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Audrey Hepburn's Neck [Paperback]

Alan Brown
3.8 out of 5 stars  See all reviews (6 customer reviews)

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Paperback, 19 Sep 1996 --  

Book Description

19 Sep 1996

'Extraordinarily evocative of the mishmash of cultures and mores which is modern Japan ... Alan Brown captures, with great sympathy, the isolation of a man whose best friend is a wealthy, gay American, whose girlfriends are always American, but whose parents do not speak to one another, nor to him, and who have offered him no hint of his own history ... a lovely book. It made me laugh, it made me cry, and it taught me lots I did not know about another country. You cannot ask much more of a novel' The Times

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Product details

  • Paperback: 232 pages
  • Publisher: Sceptre; New Ed edition (19 Sep 1996)
  • Language: English
  • ISBN-10: 0340659831
  • ISBN-13: 978-0340659830
  • Product Dimensions: 1.5 x 13 x 19.8 cm
  • Average Customer Review: 3.8 out of 5 stars  See all reviews (6 customer reviews)
  • Amazon Bestsellers Rank: 2,140,365 in Books (See Top 100 in Books)

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Product Description

About the Author

Alan Brown was born in Pennsylvania in 1950. In 1987 he was awarded a Fulbright Fellowship to go to Japan, where he lived until 1995, writing on culture for the Los Angeles Times and contributing travel articles for Travel and Leisure magazine. He also published a bi-lingual comic and was dialogue coach to the Japanese star in the Michael Douglas film Black Rain. Since 1990 he has been a cultural correspondent and programme host for BBC Radio 3.

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First Sentence
ACCORDING TO ITS BROCHURE, THE VERY ROMANTIC English Academy occupies the third and fourth floors of the Hysteric Glamour Building, upstairs from My Charming Home interior furnishing, a Hagen-Dazes ice cream parlor, and the Cherry Blossom Discount Camera Center, and is only a seven-minute walk up Dogenzaka Hill from Tokyo's Shibuya Station, where the Ginza, Hanzamon, Inokashira, Toyoko, Shin-Tamagawa and Yamanote train lines all converge on top of a Tokyo Department Store, two soba stands, the Love Bun German bakery and coffee bar, and a branch of Williams-Sonoma. Read the first page
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Customer Reviews

Most Helpful Customer Reviews
2 of 2 people found the following review helpful
5.0 out of 5 stars Gripping and fascinating 5 April 2001
By A Customer
A thrilling story, with a great twist at the end, that also provides a fantastic insight into modern Japan and its unsavoury history. A story of love and obsession, the search for who you are, the clash of two wildly different cultures - this novel is a little gem. If you like number9dream you'll love this (if you haven't read number9dream or Ghostwritten, then do so now!). Buy it and tell your friends to buy it - it's a classic.
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4.0 out of 5 stars Interesting title and book 4 Jan 2002
By A Customer
Despite the fact that the author trips over himself a little bit to show the depth of his knowledge of Japan, its recent history and the Japanese the story is great. It is chillingly sad at times and left me feeling desperately depressed at the iniquities of life and hollow at my powerlessness to correct the sufferings of the characters and those real people on whom part of the story is based.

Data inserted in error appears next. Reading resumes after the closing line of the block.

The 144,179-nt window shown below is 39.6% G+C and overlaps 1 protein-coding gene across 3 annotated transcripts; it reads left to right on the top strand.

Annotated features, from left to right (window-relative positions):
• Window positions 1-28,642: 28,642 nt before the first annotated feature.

Toshi, is a charming young boy turned man, perhaps like Hardy's Jude, with great imagination, dreams and talent, but is finding it hard to realise those goals, penned in as he is by the society in which he is born.
It is a really well written book, dragging the reader in to despair and then administering an injection of optimism. The depiction of a small boy trying to fathom out his parents' behaviour is beautifully crafted, as is the granny who provides some much needed guidance in Toshi's life.
Cluttered around this are the pointers which remind one that this is set in Japan. Though if this were the only book you ever read set in Tokyo, you'd be under the impression that earthquakes happened with greater force and with more frequency than you thought possible. He uses one big one in much the same manner as in Number 9 Dream and another allows two Sumo wrestlers to appear with walk on (or rather, walk on, fall over) parts. There is also a strange obsession with the (quite true) fact that the japanese don't eat foreign rice and the Imperial Family. Other ideosyncracies of Japanese life are mentioned, the baggy trousers the workmen wear and the way Japanese think foreigners are dirty for sitting in the bath water in which they have washed. Bubble era philosophies run rampant, everyone working to death and petting rented dogs ro reduce stress.
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1 of 1 people found the following review helpful
4.0 out of 5 stars A clever satire on Japanese and Westerners 4 Dec 2000
By A Customer
Alan Brown's book has been unjustly neglected. It is a an entertaining novel set in Japan. Brown satirises the way Westerners view Japan and the Japanese view the outside world. The reader is drawn in by the humour of the book, but it turns much darker towards the end (I won't give away the plot).
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